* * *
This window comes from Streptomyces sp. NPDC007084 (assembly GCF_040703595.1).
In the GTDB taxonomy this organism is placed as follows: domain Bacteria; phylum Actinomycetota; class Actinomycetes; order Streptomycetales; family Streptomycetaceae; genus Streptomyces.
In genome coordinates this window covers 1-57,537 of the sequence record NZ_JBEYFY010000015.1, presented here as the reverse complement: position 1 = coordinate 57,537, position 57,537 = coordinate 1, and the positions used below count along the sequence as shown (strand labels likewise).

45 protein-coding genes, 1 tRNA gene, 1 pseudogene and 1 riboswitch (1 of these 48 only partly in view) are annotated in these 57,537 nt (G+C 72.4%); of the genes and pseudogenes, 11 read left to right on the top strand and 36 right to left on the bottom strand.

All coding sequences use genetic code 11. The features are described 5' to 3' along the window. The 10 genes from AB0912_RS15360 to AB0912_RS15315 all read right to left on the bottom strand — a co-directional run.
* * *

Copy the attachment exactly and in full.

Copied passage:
This window comes from Streptomyces sp. NPDC007084 (assembly GCF_040703595.1).
In the GTDB taxonomy this organism is placed as follows: domain Bacteria; phylum Actinomycetota; class Actinomycetes; order Streptomycetales; family Streptomycetaceae; genus Streptomyces.
In genome coordinates this window covers 1-57,537 of the sequence record NZ_JBEYFY010000015.1, presented here as the reverse complement: position 1 = coordinate 57,537, position 57,537 = coordinate 1, and the positions used below count along the sequence as shown (strand labels likewise).

45 protein-coding genes, 1 tRNA gene, 1 pseudogene and 1 riboswitch (1 of these 48 only partly in view) are annotated in these 57,537 nt (G+C 72.4%); of the genes and pseudogenes, 11 read left to right on the top strand and 36 right to left on the bottom strand.

All coding sequences use genetic code 11. The features are described 5' to 3' along the window. The 10 genes from AB0912_RS15360 to AB0912_RS15315 all read right to left on the bottom strand — a co-directional run.